As German Soccer Restarts, Broadcasters Use Crowd Sounds To Replace Missing Fans Germany's top soccer league, the Bundesliga, is among the first major sports league to resume its season. And empty and quiet stadiums have led to some controversial new features to the broadcasts.
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As German Soccer Restarts, Broadcasters Use Crowd Sounds To Replace Missing Fans

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As German Soccer Restarts, Broadcasters Use Crowd Sounds To Replace Missing Fans

As German Soccer Restarts, Broadcasters Use Crowd Sounds To Replace Missing Fans

As German Soccer Restarts, Broadcasters Use Crowd Sounds To Replace Missing Fans

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  • <iframe src="https://www.npr.org/player/embed/865685683/865685684" width="100%" height="290" frameborder="0" scrolling="no" title="NPR embedded audio player">
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Germany's top soccer league, the Bundesliga, is among the first major sports league to resume its season. And empty and quiet stadiums have led to some controversial new features to the broadcasts.

MARY LOUISE KELLY, HOST:

Germany's top soccer league is back. But while the Bundesliga has resumed its season, fans are barred from attending, which means games are taking place in empty, echoing stadiums, which is leading networks to experiment with new features to liven up the TV broadcasts. NPR's Laurel Wamsley reports.

LAUREL WAMSLEY, BYLINE: When FC Union Berlin took on Mainz this week, here's what it sounded like in the stadium.

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UNIDENTIFIED SOCCER PLAYER #1: (Non-English language spoken).

UNIDENTIFIED SOCCER PLAYER #2: (Non-English language spoken).

UNIDENTIFIED SOCCER PLAYER #3: (Non-English language spoken).

UNIDENTIFIED PEOPLE: (Non-English language spoken).

WAMSLEY: That's hardly recognizable as a pro soccer match. It is so eerily quiet.

ROBERT CERVANTES: It honestly felt like watching a practice.

WAMSLEY: That's Robert Cervantes, a leader of a Baltimore club for fans of Bayern Munich, the Bundesliga's top team. Sports-starved Americans have been watching Bundesliga games on Fox Sports. And this week, the broadcaster tried something new. It began using a feed of the games that has crowd sounds from previous matches layered onto it, complete with chanting, singing and cheering. Here's what a game between Dusseldorf and Schalke played in a totally empty stadium sounded like to the viewers watching on Fox Sports.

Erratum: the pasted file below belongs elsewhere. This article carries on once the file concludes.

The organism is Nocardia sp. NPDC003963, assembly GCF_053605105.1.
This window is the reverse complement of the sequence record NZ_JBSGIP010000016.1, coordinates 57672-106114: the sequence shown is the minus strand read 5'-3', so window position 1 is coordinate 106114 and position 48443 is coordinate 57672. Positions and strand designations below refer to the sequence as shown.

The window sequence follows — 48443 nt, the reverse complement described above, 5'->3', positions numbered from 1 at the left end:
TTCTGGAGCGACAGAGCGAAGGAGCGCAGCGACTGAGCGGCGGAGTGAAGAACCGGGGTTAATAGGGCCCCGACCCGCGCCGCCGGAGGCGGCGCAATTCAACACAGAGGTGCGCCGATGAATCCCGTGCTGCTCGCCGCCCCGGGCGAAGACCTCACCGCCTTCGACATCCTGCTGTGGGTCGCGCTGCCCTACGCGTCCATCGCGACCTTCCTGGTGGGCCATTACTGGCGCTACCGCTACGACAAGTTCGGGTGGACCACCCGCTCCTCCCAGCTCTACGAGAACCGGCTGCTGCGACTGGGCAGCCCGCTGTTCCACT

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UNIDENTIFIED ANNOUNCER: We've had so many draws.

WAMSLEY: Cervantes said that change caused a clash between what he saw and what he heard.

CERVANTES: You could definitely see the stadium is empty. It kind of felt awkward to hear fan noise. But then with your eyes, you're seeing that there is no fans.

WAMSLEY: Alexi Lalas is a former star on the U.S. National Team and is now an analyst for Fox Soccer.

ALEXI LALAS: I love it. We all know it's not real, but it is enhancing the viewing experience. And right now without crowds, that's all there is, is the television viewing experience.

WAMSLEY: Fox itself isn't creating the crowd sound. It's using a feed made by the broadcaster Sky Deutschland. But when the games are broadcast in Germany, the true stadium feed is used. Fans who want to hear the crowd sound version can stream it online. Marcus Sotereanos (ph) is one of those German fans whose cheers and groans is being imitated by the broadcaster's use of pre-recorded sound.

MARCUS SOTEREANOS: For us, it's a bit astonishing because in our opinion, you cannot replace fans and supporters in the stadiums.

WAMSLEY: In Germany, these matches held without fans present are called ghost games. The Bundesliga has returned so soon because some teams were facing financial disaster if it didn't. Sotereanos says that if it is necessary to play these games right now, they should be shown as they really are and not be made artificially more comfortable for those watching on TV. But for many fans in the U.S., the return of sports anywhere feels like a balm for troubled times. Lalas says that sports are a kind of comfort food.

LALAS: And the ear wants what the ear wants. And without that crowd noise, it's a different type of experience.

WAMSLEY: An experience that leagues and fans around the world are listening to very closely. Laurel Wamsley, NPR News.

(SOUNDBITE OF UYAMA HIROTO'S "YIN AND YANG")

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